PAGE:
Research reveals that Alzheimer's disease is caused by decline in levels of amyloid-beta
Science & Technology
7th Oct, 2022
A New research supports the hypothesis that Alzheimer's disease is caused by a decline in levels of a protein called amyloid-beta.
Details of the Study:
- The research is focused on a protein called ‘amyloid-beta’. The protein normally carries out its functions in the brain in a form that is soluble, meaning dissolvable in water, but it sometimes hardens into clumps, known as ‘amyloid plaques’.
- The plaques are simply a consequence of the levels of soluble amyloid-beta in the brain decreasing.
- These levels decrease because the normal protein, under situations of biological, metabolic or infectious stress, transform into the abnormal amyloid plaques.
- In the Current study, it was also analysed that levels of amyloid-beta in a subset of patients with mutations that predict an overexpression of amyloid plaques in the brain, which is thought to make them more to develop Alzheimer’s disease.
Alzheimer as a disease:
- In Alzheimer’s disease the neurons stop functioning, lose connections with other neurons, and dies.
- Alzheimer’s disrupts processes vital to neurons and their networks, including communication, metabolism, and repair.
- Alzheimer’s disease typically destroys neurons and their connections in parts of the brain involved in memory, including the entorhinal cortex and hippocampus.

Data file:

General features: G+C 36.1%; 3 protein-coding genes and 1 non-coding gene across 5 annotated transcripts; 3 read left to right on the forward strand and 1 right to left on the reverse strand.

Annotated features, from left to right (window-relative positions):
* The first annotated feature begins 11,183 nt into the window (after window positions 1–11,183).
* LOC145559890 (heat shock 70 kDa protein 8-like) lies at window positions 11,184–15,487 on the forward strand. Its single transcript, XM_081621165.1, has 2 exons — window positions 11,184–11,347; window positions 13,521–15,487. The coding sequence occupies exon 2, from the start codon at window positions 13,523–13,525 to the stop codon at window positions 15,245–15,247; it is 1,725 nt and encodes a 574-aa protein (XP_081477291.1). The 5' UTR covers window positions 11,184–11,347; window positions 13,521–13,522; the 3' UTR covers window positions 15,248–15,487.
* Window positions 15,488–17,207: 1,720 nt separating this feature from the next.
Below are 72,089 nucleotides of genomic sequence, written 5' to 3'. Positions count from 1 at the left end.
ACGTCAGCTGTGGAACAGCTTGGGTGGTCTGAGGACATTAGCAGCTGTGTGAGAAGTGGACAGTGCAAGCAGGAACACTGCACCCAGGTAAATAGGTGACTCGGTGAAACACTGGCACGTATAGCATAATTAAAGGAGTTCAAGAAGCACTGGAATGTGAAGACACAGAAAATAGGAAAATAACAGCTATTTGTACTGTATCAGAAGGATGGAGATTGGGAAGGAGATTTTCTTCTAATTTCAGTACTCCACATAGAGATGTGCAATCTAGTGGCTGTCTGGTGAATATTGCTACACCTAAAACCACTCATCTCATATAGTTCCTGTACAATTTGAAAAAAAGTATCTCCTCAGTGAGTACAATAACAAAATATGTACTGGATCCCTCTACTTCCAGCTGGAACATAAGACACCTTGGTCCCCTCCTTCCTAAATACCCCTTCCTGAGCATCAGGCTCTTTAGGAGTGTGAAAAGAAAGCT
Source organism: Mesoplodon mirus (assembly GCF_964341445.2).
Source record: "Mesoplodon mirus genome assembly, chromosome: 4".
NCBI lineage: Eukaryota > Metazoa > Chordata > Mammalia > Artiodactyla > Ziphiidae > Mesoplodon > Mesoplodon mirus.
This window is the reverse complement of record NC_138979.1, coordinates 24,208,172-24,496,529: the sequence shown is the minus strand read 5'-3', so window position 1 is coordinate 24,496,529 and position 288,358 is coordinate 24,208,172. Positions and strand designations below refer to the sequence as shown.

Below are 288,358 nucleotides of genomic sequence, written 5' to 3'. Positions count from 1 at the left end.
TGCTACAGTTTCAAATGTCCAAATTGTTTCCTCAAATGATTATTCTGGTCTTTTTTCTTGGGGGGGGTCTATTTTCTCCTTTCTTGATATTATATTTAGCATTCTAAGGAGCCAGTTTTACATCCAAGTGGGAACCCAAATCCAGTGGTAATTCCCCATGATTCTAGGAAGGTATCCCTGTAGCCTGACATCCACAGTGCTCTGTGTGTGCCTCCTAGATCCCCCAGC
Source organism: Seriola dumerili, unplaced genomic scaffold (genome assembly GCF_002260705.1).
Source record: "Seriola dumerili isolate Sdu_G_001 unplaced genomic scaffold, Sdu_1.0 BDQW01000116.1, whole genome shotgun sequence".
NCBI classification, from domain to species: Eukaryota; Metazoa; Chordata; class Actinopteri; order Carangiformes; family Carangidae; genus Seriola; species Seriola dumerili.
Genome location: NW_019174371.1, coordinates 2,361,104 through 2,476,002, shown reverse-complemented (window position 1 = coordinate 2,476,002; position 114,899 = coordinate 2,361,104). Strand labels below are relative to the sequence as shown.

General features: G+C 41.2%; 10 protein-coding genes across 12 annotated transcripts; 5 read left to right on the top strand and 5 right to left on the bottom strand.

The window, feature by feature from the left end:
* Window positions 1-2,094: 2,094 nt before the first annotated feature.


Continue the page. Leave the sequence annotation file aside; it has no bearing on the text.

- Eventually, many other areas of the brain are damaged. Over time, a person with Alzheimer’s gradually loses his or her ability to live and function independently.
- Ultimately, the disease is fatal.
How they are responsible for Alzheimer
- The beta-amyloid protein involved in Alzheimer’s comes in several different molecular forms that collect between neurons.
- It is formed from the breakdown of a larger protein, called amyloid precursor protein. One form, beta-amyloid 42, is thought to be especially toxic.
- In the Alzheimer’s brain, abnormal levels of this naturally occurring protein clump together to form plaques that collect between neurons and disrupt cell function.
Characteristics of Brain with Alzheimer
- Neurofibrillary tangles: Neurofibrillary tangles are abnormal accumulations of a protein called tau that collect inside neurons. Healthy neurons, in part, are supported internally by structures called microtubules, which help guide nutrients and molecules from the cell body to the axon and dendrites.
- Chronic inflammation: In Alzheimer’s, parts of brain cells fail to clear away waste, debris, and protein collections, including beta-amyloid plaques.
- Vascular contributions to Alzheimer’s disease: Vascular problems may lead to reduced blood flow and oxygen to the brain, as well as a breakdown of the blood-brain barrier, which usually protects the brain from harmful agents while allowing in glucose and other necessary factors.
- Loss of neuronal connections and cell death